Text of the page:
A Christian persecution watchdog group expressed concern over further threats of forcible church closures in Indonesia under the newly drafted religious law and the power of radical Muslims.
In a statement by International Christian Concern (ICC), the U.S.-based human rights group warned that the newly draft religious law in Indonesia based on the existing Regulation on Building Houses of Worship (SKB 1/69) since 1969 could lead to even more restriction on minority religions such as Christianity.
Under the Indonesian current law SKB 1/69 (a Combined Ministerial Edict No.1 in 1969), a religious building must receive a permit from the Department of Religion for performing worship. The permit will be only issued after the local residents sign an approval for the building, sources from another U.S.-based human rights group, Christian in Crisis, say.
As a result, according to ICCs report, the law "has been used by radical Islamists to legally close over 60 churches in the past few months." Most of those churches are located in West Java, where Christian-Muslim relationship has been very tense.
ICC noted that many churches have actually been applying a license for their buildings, but years later the permits are still un-issued and the churches, therefore, are forced to close down.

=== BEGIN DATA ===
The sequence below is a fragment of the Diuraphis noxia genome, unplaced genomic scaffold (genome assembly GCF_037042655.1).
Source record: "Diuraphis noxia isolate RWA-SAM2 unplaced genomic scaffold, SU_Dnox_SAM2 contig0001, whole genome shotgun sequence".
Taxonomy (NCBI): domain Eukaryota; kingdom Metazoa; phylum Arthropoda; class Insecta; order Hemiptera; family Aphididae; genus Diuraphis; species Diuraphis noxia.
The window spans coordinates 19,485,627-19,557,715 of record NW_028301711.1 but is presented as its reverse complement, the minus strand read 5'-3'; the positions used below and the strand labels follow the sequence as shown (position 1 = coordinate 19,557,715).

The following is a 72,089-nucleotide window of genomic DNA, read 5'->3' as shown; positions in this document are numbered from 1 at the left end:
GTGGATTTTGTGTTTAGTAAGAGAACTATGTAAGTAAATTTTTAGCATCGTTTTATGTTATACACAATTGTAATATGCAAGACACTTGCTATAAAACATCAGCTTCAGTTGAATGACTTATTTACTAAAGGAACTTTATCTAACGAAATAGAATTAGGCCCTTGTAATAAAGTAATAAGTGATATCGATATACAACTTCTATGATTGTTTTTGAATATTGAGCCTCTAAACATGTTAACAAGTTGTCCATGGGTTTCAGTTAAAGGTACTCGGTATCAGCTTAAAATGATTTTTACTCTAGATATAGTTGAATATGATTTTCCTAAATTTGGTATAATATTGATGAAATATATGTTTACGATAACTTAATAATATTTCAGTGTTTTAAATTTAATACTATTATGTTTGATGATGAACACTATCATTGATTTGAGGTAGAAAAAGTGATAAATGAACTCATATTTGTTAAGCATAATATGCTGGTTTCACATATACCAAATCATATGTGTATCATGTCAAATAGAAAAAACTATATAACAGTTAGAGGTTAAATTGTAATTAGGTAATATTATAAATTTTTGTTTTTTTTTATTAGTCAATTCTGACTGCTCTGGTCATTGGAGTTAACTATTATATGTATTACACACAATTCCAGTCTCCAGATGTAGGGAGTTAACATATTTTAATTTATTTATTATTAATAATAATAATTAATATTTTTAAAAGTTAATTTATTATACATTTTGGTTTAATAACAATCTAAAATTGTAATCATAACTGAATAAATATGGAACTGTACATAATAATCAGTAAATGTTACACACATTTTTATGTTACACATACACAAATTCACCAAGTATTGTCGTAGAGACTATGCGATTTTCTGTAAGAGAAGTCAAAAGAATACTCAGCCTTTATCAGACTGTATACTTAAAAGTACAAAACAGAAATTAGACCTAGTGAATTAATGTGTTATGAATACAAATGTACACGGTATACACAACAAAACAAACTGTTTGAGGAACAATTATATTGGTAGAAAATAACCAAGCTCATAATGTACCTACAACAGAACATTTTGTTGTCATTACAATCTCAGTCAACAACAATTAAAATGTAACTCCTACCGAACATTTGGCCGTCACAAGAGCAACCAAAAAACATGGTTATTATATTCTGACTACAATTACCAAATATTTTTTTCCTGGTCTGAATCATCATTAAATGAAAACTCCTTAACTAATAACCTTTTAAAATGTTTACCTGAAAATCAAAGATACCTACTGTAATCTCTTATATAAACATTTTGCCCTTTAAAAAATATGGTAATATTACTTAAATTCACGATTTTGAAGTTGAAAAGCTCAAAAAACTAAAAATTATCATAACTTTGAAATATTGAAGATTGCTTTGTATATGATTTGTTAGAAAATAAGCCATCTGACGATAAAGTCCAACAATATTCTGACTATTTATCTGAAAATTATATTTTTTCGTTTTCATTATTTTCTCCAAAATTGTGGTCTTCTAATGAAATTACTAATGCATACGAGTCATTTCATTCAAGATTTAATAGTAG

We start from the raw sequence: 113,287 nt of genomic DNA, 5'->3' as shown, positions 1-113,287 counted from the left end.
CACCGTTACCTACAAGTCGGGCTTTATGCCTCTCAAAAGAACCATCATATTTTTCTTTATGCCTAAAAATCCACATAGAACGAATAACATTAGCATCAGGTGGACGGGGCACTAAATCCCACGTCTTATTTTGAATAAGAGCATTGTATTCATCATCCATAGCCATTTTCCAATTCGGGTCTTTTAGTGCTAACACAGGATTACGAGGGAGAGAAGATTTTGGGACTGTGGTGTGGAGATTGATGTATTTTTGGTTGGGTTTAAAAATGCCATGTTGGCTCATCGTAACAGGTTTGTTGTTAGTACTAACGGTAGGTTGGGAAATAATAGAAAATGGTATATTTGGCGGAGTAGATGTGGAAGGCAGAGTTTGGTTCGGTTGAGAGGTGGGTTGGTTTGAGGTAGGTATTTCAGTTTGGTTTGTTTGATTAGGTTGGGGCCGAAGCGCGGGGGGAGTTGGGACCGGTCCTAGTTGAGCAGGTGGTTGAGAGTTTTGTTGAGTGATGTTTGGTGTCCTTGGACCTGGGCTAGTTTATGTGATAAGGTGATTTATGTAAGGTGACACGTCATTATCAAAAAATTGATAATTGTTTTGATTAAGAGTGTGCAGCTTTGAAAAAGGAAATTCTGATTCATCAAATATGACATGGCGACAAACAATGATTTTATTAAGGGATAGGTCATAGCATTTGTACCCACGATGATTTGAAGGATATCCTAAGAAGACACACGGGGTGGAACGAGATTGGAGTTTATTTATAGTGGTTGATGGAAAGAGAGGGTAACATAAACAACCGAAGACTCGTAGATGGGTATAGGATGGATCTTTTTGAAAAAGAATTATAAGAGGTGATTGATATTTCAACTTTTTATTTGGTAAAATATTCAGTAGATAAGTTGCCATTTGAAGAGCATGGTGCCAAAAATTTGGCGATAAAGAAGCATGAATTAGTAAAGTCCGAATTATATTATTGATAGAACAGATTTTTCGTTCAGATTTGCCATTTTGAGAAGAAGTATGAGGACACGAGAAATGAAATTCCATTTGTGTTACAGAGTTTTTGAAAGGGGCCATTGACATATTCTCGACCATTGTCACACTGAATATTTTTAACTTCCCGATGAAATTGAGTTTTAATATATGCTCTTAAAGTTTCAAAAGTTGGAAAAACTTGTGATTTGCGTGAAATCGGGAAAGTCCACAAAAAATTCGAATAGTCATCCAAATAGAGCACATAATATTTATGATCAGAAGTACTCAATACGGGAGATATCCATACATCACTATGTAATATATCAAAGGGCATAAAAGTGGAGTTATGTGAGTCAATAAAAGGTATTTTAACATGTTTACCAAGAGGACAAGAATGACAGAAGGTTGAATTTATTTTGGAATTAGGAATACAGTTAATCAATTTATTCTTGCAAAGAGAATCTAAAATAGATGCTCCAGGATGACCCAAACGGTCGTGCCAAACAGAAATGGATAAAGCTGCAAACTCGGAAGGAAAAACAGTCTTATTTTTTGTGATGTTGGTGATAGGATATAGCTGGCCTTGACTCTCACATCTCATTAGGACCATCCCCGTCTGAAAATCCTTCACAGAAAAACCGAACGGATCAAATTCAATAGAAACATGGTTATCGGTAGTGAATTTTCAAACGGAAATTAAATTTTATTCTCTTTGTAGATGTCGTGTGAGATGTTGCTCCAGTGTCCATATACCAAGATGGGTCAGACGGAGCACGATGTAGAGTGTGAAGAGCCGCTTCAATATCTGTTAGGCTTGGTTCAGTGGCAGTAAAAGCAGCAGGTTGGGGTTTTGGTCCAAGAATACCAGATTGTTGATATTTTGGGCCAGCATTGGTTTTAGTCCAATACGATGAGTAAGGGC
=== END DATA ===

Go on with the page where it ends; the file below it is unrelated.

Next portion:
The latest significant case of such church closure in West Java took place in September, affecting a total of 500 congregants from two Christian churches. Members of the Islamic Defenders Front (FPI) allegedly blockaded the two Christian churches on Saturday, forcing them to conduct Sunday service on the street.
According to ICC, the newly draft regulation further defines that "religious activities must be conducted inside religious buildings." Any religious activities outside religious buildings can only be conducted "after receiving permission from the Mayor or District Mayor, with a recommendation from the Department of Religion." Moreover, such permission, if granted, would be temporary in nature.
Therefore, if the draft is approved by the government, it would mean that home fellowships are almost prohibited, according to ICC. And this will contradict Section 29 of the Indonesian constitution, which guarantees religious freedom and recognizes all religions equally.
"The draft regulations are clearly part of the same movement to close churches, incarcerate women teaching Sunday school, murder Christians in the streets, and behead teenage schoolgirls," commented ICC in a statement.
"This is a battle to see which ideology will rule the world - freedom and democracy or radical Islam."